That’s definitely part of it. Throughout my own childhood I was often not treated as an individual, a person with my own thoughts and feelings. As a mother, I have always encouraged my kids to be themselves, think for themselves, have their own interests… it seems to be working out fine. The changeling in the poems becomes a better mother through understanding how difficult it was to be someone’s child.
3. Also hints the idea of an immigrant or refugee finding a home in a foreign land.
That’s also definitely me! I was born in Ohio but moved to the UK at 19, and have been here ever since – over 20 years now. But strangely enough that didn’t really occur to me when I was writing this book. I wish I could say it had, because that also makes sense in some ways – but the cultural change between Ohio and England felt natural and right, where all the other adjusting I’ve done in my life has been more difficult.
4. Your poems don’t rhyme.
Well, they don’t rhyme on the ends of lines (and some are prose poems that don’t have typical “lines” at all)… they do rhyme internally, however, or else they have sound patterns running through them, like half rhymes or alliteration. Sound is a very important aspect of poetry for me, I work with it very deliberately.
4.1. Like a sound sculpture?
That’s a great way of putting it – especially since my writing process usually involves carving something decent out of the initial formless splodge of ideas and words…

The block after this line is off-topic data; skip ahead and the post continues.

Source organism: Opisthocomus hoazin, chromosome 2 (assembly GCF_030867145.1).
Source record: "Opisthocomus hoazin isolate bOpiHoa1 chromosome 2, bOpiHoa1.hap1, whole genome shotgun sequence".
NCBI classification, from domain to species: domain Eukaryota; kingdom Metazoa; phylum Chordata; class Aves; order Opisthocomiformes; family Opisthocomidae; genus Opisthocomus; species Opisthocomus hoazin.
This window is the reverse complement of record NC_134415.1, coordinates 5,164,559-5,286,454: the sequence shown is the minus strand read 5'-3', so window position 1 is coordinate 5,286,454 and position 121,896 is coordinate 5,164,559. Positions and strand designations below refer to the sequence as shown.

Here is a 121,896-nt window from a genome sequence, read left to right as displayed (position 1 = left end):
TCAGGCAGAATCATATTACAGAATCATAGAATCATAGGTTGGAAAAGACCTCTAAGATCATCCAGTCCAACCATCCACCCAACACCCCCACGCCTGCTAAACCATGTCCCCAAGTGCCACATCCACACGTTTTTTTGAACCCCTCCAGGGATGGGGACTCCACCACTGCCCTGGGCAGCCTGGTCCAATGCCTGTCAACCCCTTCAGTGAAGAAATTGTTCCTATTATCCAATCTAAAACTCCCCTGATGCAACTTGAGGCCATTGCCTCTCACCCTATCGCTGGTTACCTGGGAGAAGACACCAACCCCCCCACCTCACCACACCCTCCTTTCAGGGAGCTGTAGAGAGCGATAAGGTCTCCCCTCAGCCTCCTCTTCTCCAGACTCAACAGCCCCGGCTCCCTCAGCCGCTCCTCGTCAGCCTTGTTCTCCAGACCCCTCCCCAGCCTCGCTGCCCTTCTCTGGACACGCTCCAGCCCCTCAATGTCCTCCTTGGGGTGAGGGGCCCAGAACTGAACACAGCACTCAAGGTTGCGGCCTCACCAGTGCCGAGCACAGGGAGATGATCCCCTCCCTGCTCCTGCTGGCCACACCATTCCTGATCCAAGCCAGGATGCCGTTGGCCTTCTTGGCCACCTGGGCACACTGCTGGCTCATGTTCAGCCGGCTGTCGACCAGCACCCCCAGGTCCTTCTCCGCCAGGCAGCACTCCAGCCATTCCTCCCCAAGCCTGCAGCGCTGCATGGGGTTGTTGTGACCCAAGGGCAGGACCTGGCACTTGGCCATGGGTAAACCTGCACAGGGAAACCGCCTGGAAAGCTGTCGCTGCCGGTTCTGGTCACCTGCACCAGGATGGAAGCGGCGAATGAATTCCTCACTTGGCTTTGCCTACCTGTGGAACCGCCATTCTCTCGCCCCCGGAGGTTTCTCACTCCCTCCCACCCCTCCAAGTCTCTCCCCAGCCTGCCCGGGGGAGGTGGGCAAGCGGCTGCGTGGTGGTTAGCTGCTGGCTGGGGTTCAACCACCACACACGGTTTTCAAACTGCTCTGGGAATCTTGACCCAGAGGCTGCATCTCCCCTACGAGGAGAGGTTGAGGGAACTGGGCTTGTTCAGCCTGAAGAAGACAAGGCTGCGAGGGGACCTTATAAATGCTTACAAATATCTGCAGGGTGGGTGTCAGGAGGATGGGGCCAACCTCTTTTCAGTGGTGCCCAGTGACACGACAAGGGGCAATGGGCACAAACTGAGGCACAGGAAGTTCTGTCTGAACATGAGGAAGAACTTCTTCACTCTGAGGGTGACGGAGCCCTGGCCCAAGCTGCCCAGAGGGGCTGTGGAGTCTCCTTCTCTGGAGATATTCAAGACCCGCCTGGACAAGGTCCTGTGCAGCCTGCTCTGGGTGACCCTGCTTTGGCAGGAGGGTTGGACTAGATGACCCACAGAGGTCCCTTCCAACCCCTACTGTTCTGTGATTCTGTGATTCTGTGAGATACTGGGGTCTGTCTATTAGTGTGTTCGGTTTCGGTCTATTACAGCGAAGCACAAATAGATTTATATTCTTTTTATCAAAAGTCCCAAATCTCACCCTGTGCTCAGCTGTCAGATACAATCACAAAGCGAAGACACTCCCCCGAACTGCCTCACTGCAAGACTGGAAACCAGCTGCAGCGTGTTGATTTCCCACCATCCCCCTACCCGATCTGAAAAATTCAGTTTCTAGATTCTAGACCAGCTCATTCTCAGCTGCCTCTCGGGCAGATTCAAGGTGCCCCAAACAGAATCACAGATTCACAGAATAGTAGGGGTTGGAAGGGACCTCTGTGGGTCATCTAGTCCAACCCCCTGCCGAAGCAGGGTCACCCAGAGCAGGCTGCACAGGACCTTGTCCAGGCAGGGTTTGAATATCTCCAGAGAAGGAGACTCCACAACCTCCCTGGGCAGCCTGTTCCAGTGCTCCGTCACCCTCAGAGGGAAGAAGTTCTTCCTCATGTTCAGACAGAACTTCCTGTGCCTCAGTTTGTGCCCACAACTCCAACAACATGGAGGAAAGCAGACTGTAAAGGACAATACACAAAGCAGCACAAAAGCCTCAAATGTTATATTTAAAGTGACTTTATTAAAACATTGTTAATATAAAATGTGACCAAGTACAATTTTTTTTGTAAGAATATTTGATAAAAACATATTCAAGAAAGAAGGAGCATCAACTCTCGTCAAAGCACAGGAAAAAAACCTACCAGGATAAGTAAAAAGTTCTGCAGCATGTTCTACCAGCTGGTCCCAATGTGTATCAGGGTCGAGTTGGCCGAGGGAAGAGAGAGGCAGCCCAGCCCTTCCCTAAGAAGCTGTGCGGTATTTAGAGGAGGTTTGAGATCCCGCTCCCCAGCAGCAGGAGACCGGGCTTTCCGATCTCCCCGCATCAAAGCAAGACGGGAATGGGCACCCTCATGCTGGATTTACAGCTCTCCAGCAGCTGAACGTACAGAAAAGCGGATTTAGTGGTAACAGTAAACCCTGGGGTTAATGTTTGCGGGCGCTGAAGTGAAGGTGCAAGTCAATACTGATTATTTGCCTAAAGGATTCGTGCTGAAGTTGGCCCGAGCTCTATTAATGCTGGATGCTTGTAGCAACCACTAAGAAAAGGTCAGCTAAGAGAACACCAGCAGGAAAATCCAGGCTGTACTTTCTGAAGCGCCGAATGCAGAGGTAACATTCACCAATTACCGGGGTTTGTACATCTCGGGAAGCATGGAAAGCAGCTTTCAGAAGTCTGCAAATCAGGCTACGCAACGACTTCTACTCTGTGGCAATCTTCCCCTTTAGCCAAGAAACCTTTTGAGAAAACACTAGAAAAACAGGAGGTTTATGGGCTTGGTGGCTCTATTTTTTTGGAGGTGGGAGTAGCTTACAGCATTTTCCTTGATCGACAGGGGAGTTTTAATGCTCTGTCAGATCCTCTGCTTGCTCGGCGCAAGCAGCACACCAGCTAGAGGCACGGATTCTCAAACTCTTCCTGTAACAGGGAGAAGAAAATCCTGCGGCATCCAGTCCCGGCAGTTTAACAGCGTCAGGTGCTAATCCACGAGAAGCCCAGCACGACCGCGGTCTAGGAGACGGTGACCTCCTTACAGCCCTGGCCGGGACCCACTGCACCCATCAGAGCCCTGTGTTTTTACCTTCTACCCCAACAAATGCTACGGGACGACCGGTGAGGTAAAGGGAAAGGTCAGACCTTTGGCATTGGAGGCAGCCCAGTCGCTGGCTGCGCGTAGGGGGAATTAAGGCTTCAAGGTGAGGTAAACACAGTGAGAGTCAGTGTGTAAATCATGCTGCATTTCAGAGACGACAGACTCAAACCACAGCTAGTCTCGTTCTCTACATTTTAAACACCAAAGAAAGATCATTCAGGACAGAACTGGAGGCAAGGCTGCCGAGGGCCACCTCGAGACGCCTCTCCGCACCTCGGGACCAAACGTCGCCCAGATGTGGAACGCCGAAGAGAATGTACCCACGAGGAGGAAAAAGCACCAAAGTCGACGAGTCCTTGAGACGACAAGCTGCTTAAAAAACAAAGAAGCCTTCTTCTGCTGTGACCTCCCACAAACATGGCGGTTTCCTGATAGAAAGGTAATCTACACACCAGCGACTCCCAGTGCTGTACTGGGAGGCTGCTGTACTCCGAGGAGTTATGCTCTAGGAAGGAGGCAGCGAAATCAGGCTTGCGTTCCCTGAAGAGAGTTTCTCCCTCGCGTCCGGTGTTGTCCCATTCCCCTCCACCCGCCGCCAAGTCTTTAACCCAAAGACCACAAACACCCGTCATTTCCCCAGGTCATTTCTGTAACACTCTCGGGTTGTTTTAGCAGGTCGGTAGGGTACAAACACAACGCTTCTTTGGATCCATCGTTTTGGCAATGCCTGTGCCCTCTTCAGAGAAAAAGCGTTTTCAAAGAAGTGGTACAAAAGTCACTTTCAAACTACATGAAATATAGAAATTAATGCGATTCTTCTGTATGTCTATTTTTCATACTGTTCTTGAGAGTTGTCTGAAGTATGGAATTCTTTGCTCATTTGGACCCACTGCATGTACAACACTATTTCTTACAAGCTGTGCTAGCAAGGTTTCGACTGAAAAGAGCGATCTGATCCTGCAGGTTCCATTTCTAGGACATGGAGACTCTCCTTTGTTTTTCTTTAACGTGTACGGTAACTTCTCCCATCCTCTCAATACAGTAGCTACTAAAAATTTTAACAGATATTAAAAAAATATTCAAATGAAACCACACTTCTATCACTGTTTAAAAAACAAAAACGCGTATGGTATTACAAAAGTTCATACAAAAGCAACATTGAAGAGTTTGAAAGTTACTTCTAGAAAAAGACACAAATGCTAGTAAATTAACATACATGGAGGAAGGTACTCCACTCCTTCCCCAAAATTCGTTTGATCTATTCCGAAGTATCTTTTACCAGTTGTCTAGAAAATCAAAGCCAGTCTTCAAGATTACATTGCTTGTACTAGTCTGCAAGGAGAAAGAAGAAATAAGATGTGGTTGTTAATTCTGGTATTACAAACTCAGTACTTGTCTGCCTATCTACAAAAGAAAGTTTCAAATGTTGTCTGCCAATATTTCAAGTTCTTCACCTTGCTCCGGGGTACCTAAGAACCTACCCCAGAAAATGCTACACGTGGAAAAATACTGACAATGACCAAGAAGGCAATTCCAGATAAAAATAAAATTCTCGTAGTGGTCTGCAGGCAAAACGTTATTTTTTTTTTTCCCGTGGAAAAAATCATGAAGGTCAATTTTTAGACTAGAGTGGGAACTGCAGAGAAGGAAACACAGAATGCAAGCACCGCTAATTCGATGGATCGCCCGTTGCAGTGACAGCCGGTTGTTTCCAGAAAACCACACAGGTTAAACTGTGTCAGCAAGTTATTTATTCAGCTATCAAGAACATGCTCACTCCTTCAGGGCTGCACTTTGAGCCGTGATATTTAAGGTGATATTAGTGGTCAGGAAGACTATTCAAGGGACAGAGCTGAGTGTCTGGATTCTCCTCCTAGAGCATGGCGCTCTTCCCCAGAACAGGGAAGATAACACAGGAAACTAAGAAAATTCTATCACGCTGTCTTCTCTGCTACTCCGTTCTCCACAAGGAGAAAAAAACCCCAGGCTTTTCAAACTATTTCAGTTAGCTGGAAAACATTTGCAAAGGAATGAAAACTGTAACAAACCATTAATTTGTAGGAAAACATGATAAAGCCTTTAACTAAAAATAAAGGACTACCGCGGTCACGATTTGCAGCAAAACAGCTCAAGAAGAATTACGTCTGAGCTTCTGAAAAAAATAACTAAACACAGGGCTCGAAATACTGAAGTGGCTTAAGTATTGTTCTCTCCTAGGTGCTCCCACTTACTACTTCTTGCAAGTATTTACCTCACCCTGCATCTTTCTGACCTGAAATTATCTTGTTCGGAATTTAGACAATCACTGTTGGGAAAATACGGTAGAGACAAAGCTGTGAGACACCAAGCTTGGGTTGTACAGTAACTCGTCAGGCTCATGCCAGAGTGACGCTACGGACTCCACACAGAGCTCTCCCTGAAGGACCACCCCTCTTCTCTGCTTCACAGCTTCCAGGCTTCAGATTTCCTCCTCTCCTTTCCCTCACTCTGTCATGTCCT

5. The title is “To Feed My Woodland Bones”, but you live in a city. Is this a tale of a move from woodland to an urbanised environment?
Well, I live in a city with a lot of trees, but all the same, I haven’t always lived in a city – and certainly didn’t when the events in the poem ‘An elf turns inside out for the dragon’ (where the title line is found) transpired. I grew up in a rural area, and the more pleasant memories from my childhood involve trees and woods – you couldn’t keep me away from them! The title is less about a move from one place to another, and more about a certain type of place being part of who I am (down to my bones, you could say), and that’s true wherever I am.
6. A psychological place.
Sort of. I did mean a type of physical environment – in this case specifically the woodlands, forests, trees, wherever they might be (the British ones of my adult life or the American ones of my childhood) have helped make me who I am. Other natural settings have too – bodies of water, mostly, which comes up in this book and other things I’ve written. But most of us have deep relationships with the landscapes in our lives whether we are aware of it or not, so I guess that translates as psychological, too. And what it represents would depend on the type of environment and what it means to us.
7. Repetition of lines is used to great effect especially in the really positive final poem “Pixie-led”, the line “in the bottom of the glass” as if you are writing poems as spells.
Thank you – ‘Pixie-led’ was definitely supposed to be spell-like, disorienting, and enchanting, because to be ‘pixie led’ is to lose your way on the moors (this legend originates specifically from Dartmoor in the southwest of England, I believe) and of course that’s meant to be confusion caused by faery folk. The last poem is inspired by getting engaged to my now-husband, so again the changeling is disoriented and enchanted by the human – I invert the lore a lot in this way throughout the sequence. And as for poetry as a spell, I do think as an art form it is working a practical sort of magic, whoever the poet is – we have to pull images seemingly out of the air, get the ideas and feelings across in just-so ways. Art is magic and vice versa.